Each year, hundreds of nurses face a possible disciplinary action by the Ohio Board of Nursing. Sanctions can include a reprimand, probation, suspension, license limitations, and even license revocation. In many cases, the nurse is offered a Consent Agreement, which is similar to a plea bargain in a criminal case, in which the nurse can agree to the terms of discipline. I am often asked by my clients, “Should I accept the Consent Agreement or should I reject the offer and proceed to a Hearing?”
It is important to first note that whether the nurse enters into a Consent Agreement or proceeds to a Hearing, the Board will issue a final Order against the nurse and that the Order and the sanction imposed against the nurse is a public record which will be on the Board’s website, reported to the National Practitioner Data Bank and www.nursys.com, and published in the Nursing Board’s quarterly magazine, Momentum.
There are pros and cons to accepting a negotiated Consent Agreement. By entering into a Consent Agreement, the nurse often has the ability to negotiate what factual information concerning the disciplinary action will be included in the Consent Agreement. Because a disciplinary action is open and available to the public, being able to negotiate the wording of the Consent Agreement is important. Additionally, the nurse can often negotiate WHEN the sanction will take place or when they will start the conditions for reinstatement of their license (if their license is suspended). Also, the nurse avoids the stress, expense, and uncertainty of a Hearing. If a nurse proceeds to a Hearing, nurse has no ability to negotiate the factual summary that is included in the Order or negotiate the sanction to be imposed. The Board has the sole discretion to issue any sanction as noted above.
However, there can be drawbacks to accepting a Consent Agreement. Consent Agreements are negotiated by only one Board member. In negotiating a Consent Agreement, the nurse waives their right to a Hearing and often regrets not having their “day in court” to tell their “side of the story.”
In determining whether to negotiate a Consent Agreement or proceed to a Hearing, the nurse should consider all options and potential outcomes. These options and potential outcomes, as well as the nurse’s final decision, should be carefully considered, taking into account how the Board has handled similar cases in the past. Whether through a Consent Agreement or a Hearing, the sanction that is imposed in each case depends on the individual facts and circumstances of the matter.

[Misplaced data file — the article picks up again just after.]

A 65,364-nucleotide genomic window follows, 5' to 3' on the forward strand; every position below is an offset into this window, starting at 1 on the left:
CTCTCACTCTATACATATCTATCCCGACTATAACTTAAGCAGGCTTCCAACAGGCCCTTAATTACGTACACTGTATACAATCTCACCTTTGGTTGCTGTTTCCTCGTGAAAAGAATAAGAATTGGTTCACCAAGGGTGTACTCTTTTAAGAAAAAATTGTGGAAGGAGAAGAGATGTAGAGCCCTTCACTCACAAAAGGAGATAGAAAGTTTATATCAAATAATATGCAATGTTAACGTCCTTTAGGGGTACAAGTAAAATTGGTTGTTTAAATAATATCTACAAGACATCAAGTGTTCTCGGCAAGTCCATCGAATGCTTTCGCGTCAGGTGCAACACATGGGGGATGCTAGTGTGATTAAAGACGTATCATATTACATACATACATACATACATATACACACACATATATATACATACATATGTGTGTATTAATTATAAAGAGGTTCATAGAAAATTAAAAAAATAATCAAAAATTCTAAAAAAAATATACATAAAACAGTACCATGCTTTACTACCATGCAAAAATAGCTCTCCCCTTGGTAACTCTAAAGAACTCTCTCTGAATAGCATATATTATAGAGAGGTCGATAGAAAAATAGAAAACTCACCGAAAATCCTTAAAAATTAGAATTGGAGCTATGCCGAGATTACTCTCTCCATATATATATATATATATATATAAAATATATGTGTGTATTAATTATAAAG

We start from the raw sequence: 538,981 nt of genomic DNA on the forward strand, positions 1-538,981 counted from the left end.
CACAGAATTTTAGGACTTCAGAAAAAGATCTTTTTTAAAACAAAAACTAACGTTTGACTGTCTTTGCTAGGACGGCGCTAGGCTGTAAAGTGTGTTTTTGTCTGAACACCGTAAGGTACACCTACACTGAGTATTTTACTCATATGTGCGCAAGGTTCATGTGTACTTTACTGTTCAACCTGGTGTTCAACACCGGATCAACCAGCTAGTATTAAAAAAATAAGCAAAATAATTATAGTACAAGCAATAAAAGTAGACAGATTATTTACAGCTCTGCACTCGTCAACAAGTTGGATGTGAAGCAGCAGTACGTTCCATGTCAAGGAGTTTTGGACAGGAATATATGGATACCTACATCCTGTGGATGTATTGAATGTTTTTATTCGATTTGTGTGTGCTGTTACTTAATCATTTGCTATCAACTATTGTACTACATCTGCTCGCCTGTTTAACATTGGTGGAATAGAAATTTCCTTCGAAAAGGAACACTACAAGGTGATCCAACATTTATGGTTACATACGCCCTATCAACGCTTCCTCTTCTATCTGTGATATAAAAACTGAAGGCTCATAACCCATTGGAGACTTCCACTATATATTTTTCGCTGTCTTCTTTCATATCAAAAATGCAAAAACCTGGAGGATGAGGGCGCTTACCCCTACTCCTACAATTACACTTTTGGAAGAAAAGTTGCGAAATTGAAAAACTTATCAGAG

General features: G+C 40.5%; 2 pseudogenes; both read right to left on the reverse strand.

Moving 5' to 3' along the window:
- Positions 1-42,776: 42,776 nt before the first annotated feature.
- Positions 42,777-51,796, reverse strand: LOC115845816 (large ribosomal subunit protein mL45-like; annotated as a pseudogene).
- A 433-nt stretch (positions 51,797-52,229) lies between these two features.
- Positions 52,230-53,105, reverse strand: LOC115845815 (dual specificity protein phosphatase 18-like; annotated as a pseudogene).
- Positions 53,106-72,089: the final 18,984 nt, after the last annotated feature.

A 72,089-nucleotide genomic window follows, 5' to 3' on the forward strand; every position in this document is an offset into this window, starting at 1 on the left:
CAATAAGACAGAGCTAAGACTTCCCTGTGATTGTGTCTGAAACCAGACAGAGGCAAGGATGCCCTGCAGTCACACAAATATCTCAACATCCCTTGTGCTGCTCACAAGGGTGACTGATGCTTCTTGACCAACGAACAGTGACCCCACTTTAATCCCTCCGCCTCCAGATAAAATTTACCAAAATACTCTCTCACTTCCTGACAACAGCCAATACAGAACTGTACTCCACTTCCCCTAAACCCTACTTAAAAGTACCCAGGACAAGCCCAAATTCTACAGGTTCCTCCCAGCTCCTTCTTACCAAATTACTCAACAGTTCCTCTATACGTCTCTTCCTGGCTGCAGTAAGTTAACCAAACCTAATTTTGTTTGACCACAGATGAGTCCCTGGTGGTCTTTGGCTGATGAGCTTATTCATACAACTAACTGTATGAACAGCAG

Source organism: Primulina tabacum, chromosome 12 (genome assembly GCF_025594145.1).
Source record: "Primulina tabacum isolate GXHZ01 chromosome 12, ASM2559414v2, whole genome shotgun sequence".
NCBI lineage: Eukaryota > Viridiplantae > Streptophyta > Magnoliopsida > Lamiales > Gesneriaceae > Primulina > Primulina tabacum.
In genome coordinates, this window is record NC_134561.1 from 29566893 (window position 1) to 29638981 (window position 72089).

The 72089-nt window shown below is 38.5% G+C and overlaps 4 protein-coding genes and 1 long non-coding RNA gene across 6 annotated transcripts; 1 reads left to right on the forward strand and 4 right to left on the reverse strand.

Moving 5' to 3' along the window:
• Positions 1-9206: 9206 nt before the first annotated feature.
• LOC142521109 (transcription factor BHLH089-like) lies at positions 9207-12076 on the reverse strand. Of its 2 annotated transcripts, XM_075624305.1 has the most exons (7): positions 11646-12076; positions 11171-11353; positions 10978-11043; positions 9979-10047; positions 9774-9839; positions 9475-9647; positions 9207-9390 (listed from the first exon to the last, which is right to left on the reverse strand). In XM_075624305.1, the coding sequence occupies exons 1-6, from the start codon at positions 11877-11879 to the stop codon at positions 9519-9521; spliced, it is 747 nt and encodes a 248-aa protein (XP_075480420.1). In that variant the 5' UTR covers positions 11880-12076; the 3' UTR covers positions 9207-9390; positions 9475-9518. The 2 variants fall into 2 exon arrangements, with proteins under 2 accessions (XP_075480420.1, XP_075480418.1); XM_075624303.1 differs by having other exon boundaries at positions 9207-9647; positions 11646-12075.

As always, if you have any questions related to this post or the Ohio Board of Nursing in general, please feel free to contact one of the attorneys at Collis, Smiles in Collis, LLC at 614-386-3909 or email me at firstname.lastname@example.org
At the time I received the consent agreement I accepted it because I was feeling like I just wanted to get this situation behind me and back to nursing. That was months ago and I have had quite an awakening into the situation I have gotten myself into. This is a process. this takes time. this did not happen overnight. and slowly but surely I will get my licensure back with determination. Having said that – I should have went to hearing – one of my lifetime restrictions is for Hospice nursing something I had a passion for and was good at. I will get my career back but with a loss. My advice – think about it – weigh your options – and remember the worst thing that can be said to your request is “no”.
The Nursing Board does not have a specific list of approved providers for chemical dependency assessments. The Ohio Medical Board has a list on their website that they have approved. You can go online and obtain a list of chemical dependency treatment programs in the Akron area. Prior to seeking an evaluation, submit the name of the facility and treatment provider who will conduct the evaluation to the Nursing Board for prior approval. You do not want to spend the time and money seeking an evaluation that is not accepted by the Nursing Board.